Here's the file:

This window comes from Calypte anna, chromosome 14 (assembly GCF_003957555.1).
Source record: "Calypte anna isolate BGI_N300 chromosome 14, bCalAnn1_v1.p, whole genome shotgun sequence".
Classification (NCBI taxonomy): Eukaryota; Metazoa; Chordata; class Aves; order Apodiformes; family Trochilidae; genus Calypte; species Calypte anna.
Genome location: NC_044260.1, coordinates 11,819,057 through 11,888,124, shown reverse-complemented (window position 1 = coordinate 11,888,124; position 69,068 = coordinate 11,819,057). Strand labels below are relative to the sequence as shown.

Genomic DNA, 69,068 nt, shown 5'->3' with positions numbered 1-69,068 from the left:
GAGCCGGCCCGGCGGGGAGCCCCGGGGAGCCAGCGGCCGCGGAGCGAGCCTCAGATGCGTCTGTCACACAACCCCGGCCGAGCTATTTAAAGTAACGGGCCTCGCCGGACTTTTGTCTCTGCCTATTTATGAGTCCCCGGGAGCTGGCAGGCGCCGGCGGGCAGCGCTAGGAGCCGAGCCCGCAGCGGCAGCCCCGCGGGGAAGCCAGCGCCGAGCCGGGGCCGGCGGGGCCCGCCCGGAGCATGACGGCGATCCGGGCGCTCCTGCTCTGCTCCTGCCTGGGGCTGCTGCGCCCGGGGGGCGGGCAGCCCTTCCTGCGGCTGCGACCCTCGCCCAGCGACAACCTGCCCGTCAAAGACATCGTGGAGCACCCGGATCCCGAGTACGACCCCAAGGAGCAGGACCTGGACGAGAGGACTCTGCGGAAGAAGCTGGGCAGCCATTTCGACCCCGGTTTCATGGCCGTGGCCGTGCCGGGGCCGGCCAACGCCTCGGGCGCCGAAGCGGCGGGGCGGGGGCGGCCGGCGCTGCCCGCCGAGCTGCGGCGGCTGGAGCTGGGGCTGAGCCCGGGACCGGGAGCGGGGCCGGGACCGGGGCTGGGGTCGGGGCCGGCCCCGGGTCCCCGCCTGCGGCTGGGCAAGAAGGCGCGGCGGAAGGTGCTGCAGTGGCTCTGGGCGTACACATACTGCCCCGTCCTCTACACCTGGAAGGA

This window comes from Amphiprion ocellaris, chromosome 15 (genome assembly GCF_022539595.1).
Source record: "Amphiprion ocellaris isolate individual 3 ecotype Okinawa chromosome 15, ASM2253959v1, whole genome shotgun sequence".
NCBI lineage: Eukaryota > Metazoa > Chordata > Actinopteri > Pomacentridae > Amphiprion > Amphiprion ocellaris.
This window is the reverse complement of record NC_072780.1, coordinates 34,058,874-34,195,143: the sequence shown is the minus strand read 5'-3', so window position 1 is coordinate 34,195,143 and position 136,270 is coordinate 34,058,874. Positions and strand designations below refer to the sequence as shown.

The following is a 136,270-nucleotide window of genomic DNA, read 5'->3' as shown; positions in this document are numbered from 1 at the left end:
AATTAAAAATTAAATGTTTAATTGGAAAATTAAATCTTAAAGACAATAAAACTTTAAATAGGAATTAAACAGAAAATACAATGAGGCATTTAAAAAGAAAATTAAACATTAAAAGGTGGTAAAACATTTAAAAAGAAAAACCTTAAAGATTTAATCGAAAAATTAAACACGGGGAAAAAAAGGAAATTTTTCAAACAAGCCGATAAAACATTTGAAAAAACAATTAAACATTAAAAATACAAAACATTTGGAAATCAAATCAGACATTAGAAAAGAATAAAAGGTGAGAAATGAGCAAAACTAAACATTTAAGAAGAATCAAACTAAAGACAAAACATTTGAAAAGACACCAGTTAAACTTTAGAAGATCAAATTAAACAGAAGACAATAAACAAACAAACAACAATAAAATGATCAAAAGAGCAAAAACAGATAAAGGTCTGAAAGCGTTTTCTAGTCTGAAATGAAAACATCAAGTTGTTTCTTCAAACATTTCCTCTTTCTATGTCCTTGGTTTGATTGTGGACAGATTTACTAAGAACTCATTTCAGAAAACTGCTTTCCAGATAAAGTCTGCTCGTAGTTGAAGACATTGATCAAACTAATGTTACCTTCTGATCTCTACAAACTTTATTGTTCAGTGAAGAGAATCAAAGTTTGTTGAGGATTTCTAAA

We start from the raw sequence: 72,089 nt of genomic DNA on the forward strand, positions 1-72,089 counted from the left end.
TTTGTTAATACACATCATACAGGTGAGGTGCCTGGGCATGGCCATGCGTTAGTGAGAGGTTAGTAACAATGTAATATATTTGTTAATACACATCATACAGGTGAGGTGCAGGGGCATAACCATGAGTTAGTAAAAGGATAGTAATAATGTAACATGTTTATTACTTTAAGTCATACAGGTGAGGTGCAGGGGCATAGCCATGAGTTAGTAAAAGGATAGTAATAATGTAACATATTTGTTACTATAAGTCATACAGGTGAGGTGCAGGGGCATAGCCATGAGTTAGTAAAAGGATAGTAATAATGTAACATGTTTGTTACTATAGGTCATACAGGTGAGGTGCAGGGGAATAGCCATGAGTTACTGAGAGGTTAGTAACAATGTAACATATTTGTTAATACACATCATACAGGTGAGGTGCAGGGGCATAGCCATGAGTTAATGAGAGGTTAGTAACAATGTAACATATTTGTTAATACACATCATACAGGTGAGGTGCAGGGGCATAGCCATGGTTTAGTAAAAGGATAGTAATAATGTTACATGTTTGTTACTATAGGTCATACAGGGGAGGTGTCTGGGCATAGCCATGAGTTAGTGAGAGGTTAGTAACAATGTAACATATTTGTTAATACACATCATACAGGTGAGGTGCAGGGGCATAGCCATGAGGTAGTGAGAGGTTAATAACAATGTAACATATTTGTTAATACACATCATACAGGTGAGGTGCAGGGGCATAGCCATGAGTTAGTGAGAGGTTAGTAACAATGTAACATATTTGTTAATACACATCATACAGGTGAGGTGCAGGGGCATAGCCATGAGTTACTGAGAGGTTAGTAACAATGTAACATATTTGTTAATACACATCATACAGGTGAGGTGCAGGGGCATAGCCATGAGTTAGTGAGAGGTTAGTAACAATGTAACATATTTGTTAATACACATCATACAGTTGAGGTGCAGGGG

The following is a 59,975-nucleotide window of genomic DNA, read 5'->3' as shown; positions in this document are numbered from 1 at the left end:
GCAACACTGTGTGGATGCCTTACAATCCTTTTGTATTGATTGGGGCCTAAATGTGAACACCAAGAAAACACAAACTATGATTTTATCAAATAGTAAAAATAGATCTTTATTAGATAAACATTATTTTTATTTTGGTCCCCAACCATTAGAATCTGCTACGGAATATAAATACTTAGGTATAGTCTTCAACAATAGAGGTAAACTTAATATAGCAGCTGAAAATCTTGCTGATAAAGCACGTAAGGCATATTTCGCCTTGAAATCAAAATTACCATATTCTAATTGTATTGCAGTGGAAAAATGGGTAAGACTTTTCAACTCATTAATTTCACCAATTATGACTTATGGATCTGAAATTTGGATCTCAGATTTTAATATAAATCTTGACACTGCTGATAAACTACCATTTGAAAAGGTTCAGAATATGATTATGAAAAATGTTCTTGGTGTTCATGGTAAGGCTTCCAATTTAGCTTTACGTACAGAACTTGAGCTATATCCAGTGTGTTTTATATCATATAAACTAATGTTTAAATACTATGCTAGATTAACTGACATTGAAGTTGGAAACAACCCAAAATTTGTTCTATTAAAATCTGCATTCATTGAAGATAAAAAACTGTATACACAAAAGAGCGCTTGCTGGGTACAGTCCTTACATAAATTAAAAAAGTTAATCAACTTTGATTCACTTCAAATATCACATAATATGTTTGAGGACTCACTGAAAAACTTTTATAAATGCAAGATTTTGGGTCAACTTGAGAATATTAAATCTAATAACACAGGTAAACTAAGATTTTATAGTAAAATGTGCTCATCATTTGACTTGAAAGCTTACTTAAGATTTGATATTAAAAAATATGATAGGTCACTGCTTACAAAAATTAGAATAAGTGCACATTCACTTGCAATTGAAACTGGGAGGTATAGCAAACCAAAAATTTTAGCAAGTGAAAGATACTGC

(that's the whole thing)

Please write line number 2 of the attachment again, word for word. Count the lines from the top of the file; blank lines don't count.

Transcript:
Source record: "Calypte anna isolate BGI_N300 chromosome 14, bCalAnn1_v1.p, whole genome shotgun sequence".